FOR HUNTING PHEASANTS
Over the last few years, northwest and north-central Iowa have boasted very good pheasant populations. Compared to other parts of the state, there’s not a lot of cover in these two sections, much of both being quite intensively farmed. But where cover is present – as you can see from the story of last year that I just related – the hunting can be superb.
Although we were hunting private ground, there is quite a bit of public land – relatively speaking, as no region of the Hawkeye State has huge amounts – up around the Great Lakes. And for our No. 1 hotspot, I won’t pick just one public area, but rather a four county block (Dickinson, Clay, Emmett and Palo Alto) that includes dozens of separate tracts of public land. Altogether, excluding the open-water portions of the large lakes in the area, hunters have about 40,000 acres of public land on which to hunt pheasants in this four county area!
The individual public areas vary greatly in size, from the 7,000-plus acres of Deweys Pasture Wetland Complex, shared by Clay and Palo Alto Counties, through the Ingham-High Wetland Complex in Emmett County and the Spring Run Wetland Complex in Dickinson County (both over 3,000 acres) and down to smaller tracts of several hundred acres, and a few very small ones under 100 acres. (Check your current IDNR regulations carefully. Many of these areas are wetlands, and most will require the use of non-toxic shot even for hunting pheasants.) Maps of some of the larger public areas in this region can be accessed at the IDNR Web site: www.iowadnr.com.
The fact that this part of the state doesn’t have a lot of high-quality cover on private property (in the form of CRP ground, etc) actually works to the advantage of public-land hunters. Of course, the rooster population will be reduced as birds are shot. Other birds will be forced off public areas by hunting pressure, but because the surrounding cover is likely sparse and intermittent, many of them will return to the public areas. And as most of the really heavy cover in this region is on the public areas, the hunting can be almost as good as it was back on opening day once it gets cold and snowy and the birds return to seek shelter from the elements.
I spoke with Chris Larue, the IDNR wildlife biologist working out of the Spirit Lake office, and he confirmed that the public-land hunting in that area is very good.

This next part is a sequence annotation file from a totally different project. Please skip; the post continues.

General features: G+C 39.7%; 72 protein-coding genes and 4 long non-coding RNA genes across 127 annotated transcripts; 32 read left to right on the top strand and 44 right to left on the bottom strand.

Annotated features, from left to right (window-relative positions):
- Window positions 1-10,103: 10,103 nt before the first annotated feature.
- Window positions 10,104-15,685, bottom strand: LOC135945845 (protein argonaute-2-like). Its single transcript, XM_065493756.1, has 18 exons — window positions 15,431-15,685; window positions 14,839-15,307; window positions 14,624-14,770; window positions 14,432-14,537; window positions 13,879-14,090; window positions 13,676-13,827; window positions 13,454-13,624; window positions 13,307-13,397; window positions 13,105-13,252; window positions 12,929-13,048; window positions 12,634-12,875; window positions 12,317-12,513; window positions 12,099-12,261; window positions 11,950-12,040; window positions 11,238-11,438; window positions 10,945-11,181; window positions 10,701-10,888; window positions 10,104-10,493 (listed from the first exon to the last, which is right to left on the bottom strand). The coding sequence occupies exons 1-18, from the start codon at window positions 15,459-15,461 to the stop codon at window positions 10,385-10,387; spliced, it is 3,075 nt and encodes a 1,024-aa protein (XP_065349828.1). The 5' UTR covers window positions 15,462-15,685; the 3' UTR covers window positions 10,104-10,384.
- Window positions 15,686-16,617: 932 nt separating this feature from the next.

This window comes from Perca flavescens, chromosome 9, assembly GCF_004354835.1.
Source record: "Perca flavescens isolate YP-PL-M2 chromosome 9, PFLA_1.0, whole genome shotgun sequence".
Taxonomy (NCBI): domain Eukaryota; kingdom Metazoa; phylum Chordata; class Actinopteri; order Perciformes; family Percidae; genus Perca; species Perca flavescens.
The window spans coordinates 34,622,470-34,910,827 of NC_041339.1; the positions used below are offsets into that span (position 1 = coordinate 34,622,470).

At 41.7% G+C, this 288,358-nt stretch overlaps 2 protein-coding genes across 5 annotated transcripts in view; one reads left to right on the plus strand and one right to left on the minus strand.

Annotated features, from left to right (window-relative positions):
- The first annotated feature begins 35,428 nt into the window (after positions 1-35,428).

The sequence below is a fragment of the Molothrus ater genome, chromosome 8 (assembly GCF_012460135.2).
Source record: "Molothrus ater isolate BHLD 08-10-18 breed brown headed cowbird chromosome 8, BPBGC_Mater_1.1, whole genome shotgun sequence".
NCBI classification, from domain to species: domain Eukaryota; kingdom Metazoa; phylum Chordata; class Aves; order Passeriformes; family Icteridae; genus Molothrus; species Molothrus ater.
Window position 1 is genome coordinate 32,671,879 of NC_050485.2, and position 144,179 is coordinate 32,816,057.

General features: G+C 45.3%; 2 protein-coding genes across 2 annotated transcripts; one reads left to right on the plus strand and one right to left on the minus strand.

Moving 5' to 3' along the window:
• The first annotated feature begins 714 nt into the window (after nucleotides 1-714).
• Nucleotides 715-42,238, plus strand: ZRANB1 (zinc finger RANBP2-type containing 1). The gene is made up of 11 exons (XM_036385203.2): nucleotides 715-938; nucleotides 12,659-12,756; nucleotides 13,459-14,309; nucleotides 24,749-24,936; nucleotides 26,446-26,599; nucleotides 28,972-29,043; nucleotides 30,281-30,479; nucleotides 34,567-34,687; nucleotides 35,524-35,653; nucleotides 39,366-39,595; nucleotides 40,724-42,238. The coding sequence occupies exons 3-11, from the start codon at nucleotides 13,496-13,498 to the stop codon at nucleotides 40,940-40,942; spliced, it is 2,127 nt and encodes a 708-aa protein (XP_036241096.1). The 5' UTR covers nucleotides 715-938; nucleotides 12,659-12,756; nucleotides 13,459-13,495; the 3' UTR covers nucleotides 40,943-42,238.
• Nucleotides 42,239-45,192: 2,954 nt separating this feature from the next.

“Our public areas do get quite a bit of pressure, including from nonresidents,” said Larue. (The area is right on the Minnesota border.) “But the hunting remains very high quality in spite of that. Hunters can be successful right up through the end of the season, if they stick with it.”
Larue was very optimistic about the coming season. “Our bird numbers are high and have been quite stable,” he stated. “And we came through last winter with an excellent breeding population. We’re looking in very good shape for the 2004 season.”
When both pheasa
nt and waterfowl seasons are open, it makes sense to double up when hunting many of the northwest Iowa public areas. As noted above, many are wetlands, and will often hold solid numbers of ducks and geese. Starting the morning by bagging a couple of mallards or Canadas and then switching to roosters, can make for a true mixed bag hunting experience.
There are also Hungarian (gray) partridge to be found in decent numbers in this part of the state. However, huns are not heavy-cover birds. It’s not at all likely that you’ll find them in the really tall, dense grass, cattails and other heavy upland or wetland cover where you’ll often flush pheasants. You’re much more apt to encounter huns along fencerows, in picked corn, or in short-grass areas such as you’ll find along waterways with lighter cover. Huns prefer cover from which they can see approaching predators. If you’re in habitat in which you wouldn’t expect to encounter pheasants and your dog doesn’t alert you to the partridges’ presence, they may surprise you, because you may let down your guard, and they’ll often flush out of that unpromising-looking cover.